March 13 Mar 13
2019
Wednesday Wed

Stanford Medicine’s Discovery Innovation Awards support early-stage research that could exponentially accelerate our understanding of human biology—and our ability to predict, prevent, and cure disease.

Come celebrate the winners of these competitive research grants, take a hands-on tour of their labs, hear about fascinating developments in their work, and mingle with some of the brightest minds in biomedicine.
 

join us

wednesday | march 13
4:00 – 6:30 p.m.

Paul and Mildred Berg Hall
Li Ka Shing Center for Learning and Knowledge
291 Campus Drive | Stanford
Complimentary valet parking

For questions, please contact Laura Gable at 650.736.0798 or laura.gable@stanford.edu

 

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Li Ka Shing Center for Learning and Knowledge

291 Campus Drive
Stanford CA, 94305
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program

4:00 p.m. welcome reception
4:30 p.m. introduction by Lloyd B. Minor, MD
Carl and Elizabeth Naumann Dean | Stanford University School of Medicine

 

opening remarks by Lucy Shapiro, PhD
Virginia D.K. Ludwig Professor of Developmental Biology | National Medal of Science Winner
4:40 p.m. lab tours hosted by award winners and their students
6:00 p.m. mingle over drinks and appetizers with 2018-19 award winners

 

welcome remarks

Lloyd B. Minor, MD
Carl and Elizabeth Naumann Dean
Stanford University School of Medicine
Professor of Otolaryngology–Head & Neck Surgery Divisions
Professor of, by courtesy, Neurobiology

Lucy Shapiro, PhD
Virginia and D.K. Ludwig Professor
Director, Beckman Center for Molecular & Genetic Medicine
Professor of Developmental Biology
 

The Shapiro Lab

lab tour hosts

Julie Baker, PhD
Professor of Genetics

 

The placenta plays a critical role in fetal and maternal health, yet research regarding its function and evolution is still nascent and continues to be underfunded. Julie is one of the few investigators who has devoted her career to understanding the importance of the placenta and how it affects human health. Along with this research, the Baker Lab also studies the role of cesarean sections in pregnancy diseases and how c-sections are connected to the rise in maternal mortality rates in the US.
 
areas of impact: pregnancy diseases, maternal and fetal health
 

Miriam Goodman, PhD
Professor of Molecular and Cellular Physiology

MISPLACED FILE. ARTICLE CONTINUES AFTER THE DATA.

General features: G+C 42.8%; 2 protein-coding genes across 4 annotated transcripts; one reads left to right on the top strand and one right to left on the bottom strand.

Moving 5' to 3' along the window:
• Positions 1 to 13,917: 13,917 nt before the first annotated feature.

Miriam studies touch—the first of our senses to develop, the last to fade, and the least understood. For cancer patients, chemotherapy can damage the nervous system causing pain that can be as bad, or worse, than that caused by the cancer itself. Miriam and her team are testing an existing anti-inflammatory drug to save the sense of touch in cancer patients.
 
areas of impact: cancer, chronic diseases
 

Andrew Huberman, PhD
Associate Professor of Neurobiology and of Ophthalmology

 

Fear is an utterly important and life-saving emotion in mammals. However in the presence of fear, some people are crippled while others are energized. Andrew and his team want to learn how understanding the ‘fear brain’ allows us to sense, evaluate, and respond to the world around us. Using a state-of-the-art virtual reality platform, the Huberman Lab aims to understand what normal and pathologic human anxiety responses are at the neural, autonomic, and behavioral level, and to develop non-invasive tools to intervene.
 
areas of impact: anxiety, trauma, PTSD
 

Dan Jarosz, PhD
Assistant Professor of Chemical and Systems Biology and of Developmental Biology

 

Life is a delicate balance between adaptability and stability—to survive, an organism must adapt to change while maintaining essential functions. Dan and his team aim to uncover the molecular mechanisms that balance these two opposing evolutionary forces. The Jarosz Lab discovered a fundamental mechanism that controls genes during development to enhance cell proliferation, and how this same mechanism—when activated inappropriately—can drive diseases like cancer. These discoveries have the potential to completely disrupt the way we think about gene regulation.
 
areas of impact: cancer, infectious diseases, genetic diseases
 

Jody Puglisi, PhD
Professor of Structural Biology

 

How does the shape of RNA determine its biological function? Jody has spent his entire career answering this question. Using very large magnets and a variety of chemical tricks, he and his team have developed new methods to look closely at RNA in motion and determine its structure. The Puglisi Lab researches ways to create drugs that target RNA processes that drive infectious diseases, like hepatitis C and HIV, and genetic disorders like amyotrophic lateral sclerosis (ALS), and cancers.
 
areas of impact: cancer, neurodegenerative diseases, viral infections
 

Aaron Straight, PhD
Professor of Biochemistry and, by courtesy, of Chemical and Systems Biology

 

From fertilization until death, the cells in our bodies are constantly dividing. In each division, our chromosomes must be faithfully transmitted to new daughter cells. Aaron and his team study how chromosomes are organized within the cell, how they are replicated and passed on to daughter cells, and how genetic and epigenetic forces influence normal function and disease. The Straight Lab has made important discoveries, including how cells ensure faithful chromosome transmission, how the genome is regulated in the developing embryo, and how epigenetic forces control genome function.
 
disease areas: developmental and genetic disorders, initiation and progression of cancer